Restrictions banning Swedes from importing alcohol from abroad are "unjustified" and may breach laws, the European Court of Justice has ruled.
The row began when wine was ordered through a Danish website
EU judges made the comments after 11 Swedes complained that wine ordered from Spain was confiscated on arrival.
While the Swedish government allows people to bring alcohol in from EU countries themselves, they cannot have it imported on their behalf.
The policy is needed to protect public health, the government argues.
'Cannot be justified'
Sweden's state-run Systembolaget, which owns and manages all alcohol retailers in the country, introduced the law in 1994 after alcohol consumption had soared.
However its stance amounted to "a restriction on the free movement of goods", the court said.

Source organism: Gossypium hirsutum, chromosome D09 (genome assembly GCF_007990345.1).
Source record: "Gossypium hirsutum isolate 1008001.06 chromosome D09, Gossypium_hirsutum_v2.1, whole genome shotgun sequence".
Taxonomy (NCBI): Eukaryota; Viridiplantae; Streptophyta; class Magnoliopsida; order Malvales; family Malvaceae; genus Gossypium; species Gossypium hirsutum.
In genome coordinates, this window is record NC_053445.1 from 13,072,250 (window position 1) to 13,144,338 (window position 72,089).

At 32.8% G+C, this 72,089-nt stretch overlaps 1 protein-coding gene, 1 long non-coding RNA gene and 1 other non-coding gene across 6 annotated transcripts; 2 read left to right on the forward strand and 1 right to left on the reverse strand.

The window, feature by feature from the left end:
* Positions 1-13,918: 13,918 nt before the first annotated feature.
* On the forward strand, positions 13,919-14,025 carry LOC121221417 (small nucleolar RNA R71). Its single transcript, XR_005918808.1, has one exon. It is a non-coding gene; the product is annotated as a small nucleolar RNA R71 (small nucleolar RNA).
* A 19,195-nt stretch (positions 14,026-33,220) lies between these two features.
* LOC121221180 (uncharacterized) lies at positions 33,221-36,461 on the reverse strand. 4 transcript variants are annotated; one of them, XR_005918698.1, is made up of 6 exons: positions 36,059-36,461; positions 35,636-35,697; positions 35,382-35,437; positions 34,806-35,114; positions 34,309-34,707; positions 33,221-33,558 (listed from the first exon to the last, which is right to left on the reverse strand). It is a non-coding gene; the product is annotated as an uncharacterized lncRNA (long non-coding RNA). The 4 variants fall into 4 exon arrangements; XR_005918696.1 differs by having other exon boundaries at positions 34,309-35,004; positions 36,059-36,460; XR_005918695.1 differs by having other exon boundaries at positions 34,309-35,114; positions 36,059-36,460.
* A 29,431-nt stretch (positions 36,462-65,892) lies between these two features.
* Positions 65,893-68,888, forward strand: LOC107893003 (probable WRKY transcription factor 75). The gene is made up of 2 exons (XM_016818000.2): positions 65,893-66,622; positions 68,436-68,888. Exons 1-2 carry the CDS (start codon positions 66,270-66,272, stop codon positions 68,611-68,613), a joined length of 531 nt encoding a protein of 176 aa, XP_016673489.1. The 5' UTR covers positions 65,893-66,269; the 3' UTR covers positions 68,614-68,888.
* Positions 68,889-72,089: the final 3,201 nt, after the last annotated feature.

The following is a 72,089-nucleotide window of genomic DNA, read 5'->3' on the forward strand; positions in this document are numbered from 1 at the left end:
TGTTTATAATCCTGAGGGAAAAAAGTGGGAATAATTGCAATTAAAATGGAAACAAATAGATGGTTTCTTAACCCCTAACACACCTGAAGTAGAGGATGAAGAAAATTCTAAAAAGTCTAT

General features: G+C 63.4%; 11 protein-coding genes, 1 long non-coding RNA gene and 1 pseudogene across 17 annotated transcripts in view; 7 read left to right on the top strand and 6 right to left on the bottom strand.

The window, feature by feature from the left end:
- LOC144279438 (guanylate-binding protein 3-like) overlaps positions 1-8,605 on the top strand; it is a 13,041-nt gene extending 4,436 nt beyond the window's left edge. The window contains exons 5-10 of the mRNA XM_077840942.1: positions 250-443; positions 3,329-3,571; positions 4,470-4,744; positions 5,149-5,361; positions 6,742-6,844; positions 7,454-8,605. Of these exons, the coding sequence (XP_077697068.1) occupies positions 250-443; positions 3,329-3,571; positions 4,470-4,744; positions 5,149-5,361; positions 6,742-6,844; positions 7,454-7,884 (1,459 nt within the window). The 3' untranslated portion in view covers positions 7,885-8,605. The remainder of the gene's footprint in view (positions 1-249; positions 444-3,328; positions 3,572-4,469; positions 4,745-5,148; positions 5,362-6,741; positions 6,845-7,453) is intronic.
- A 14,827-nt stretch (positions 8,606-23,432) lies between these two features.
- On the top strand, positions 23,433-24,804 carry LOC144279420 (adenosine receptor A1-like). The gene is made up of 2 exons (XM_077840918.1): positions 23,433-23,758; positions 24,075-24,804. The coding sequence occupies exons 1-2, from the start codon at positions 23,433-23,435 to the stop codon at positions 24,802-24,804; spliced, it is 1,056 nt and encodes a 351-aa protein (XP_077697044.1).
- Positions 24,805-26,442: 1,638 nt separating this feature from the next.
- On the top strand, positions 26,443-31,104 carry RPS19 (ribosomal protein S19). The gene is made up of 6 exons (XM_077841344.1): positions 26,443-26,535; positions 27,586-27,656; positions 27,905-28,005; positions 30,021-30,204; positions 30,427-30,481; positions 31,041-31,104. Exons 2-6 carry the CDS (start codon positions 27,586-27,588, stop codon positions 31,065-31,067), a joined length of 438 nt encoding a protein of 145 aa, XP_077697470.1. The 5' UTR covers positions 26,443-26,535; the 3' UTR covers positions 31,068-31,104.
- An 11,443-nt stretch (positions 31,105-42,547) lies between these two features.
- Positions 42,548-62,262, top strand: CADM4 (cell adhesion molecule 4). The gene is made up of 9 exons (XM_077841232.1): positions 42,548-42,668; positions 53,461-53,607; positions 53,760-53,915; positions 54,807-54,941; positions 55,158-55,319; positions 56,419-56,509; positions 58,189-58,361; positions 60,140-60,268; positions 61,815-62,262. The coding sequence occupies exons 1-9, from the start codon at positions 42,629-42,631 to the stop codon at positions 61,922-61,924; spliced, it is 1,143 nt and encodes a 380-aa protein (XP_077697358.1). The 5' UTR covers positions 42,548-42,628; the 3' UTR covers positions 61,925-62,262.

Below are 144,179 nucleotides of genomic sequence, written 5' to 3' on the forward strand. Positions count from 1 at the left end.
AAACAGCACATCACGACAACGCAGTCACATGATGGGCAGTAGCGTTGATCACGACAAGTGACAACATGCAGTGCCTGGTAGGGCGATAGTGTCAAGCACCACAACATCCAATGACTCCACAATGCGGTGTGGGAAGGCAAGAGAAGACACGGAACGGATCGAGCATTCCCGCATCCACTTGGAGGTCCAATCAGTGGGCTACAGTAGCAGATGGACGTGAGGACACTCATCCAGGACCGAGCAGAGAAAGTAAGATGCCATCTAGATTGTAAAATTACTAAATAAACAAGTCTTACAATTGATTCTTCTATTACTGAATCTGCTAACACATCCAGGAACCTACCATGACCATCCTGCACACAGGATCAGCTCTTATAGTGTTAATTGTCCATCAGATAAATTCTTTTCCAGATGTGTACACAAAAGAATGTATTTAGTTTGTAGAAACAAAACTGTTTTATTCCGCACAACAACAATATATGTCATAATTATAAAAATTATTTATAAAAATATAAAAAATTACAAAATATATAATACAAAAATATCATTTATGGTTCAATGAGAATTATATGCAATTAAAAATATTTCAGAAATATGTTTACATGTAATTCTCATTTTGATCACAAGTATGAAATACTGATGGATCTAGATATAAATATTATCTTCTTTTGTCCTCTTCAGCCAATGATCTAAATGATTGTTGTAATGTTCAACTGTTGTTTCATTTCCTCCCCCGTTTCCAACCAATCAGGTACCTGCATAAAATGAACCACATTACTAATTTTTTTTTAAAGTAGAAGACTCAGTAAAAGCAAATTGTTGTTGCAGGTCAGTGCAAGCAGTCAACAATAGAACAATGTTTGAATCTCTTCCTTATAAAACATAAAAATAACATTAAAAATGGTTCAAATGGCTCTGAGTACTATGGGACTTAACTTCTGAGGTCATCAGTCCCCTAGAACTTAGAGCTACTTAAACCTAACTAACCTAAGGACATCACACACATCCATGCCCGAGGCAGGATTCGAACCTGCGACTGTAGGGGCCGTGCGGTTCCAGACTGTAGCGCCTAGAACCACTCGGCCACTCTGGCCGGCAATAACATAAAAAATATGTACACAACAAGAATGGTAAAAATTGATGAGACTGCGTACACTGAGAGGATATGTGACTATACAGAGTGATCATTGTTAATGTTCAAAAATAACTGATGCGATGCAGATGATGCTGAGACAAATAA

"It is less a method of limiting alcohol consumption generally than a means of favouring Systembolaget as a channel for the distribution of alcoholic beverages," the ruling said.
It added that such bans "cannot be justified on grounds of protection of the life and health of humans".
Analysts believe the ruling could open greater freedoms in the movement of alcohol around the 27-nation European Union, and make ordering from sources such as the internet more popular.
While it is possible to import alcohol through Systembolaget, this incurs extra transport and administration fees.
Klas Rosengren, and 10 others, chose to circumvent the system, ordering the wine from Spain through a Danish website to get it more cheaply.
But when the wine arrived in Sweden it was confiscated, leading Mr Rosengren to begin legal action which progressed through the Swedish justice system and was referred to the European Court.
The Swedish government said that it would look in to the ruling.
Sweden's National Institute of Public Health described the decision as "a blow".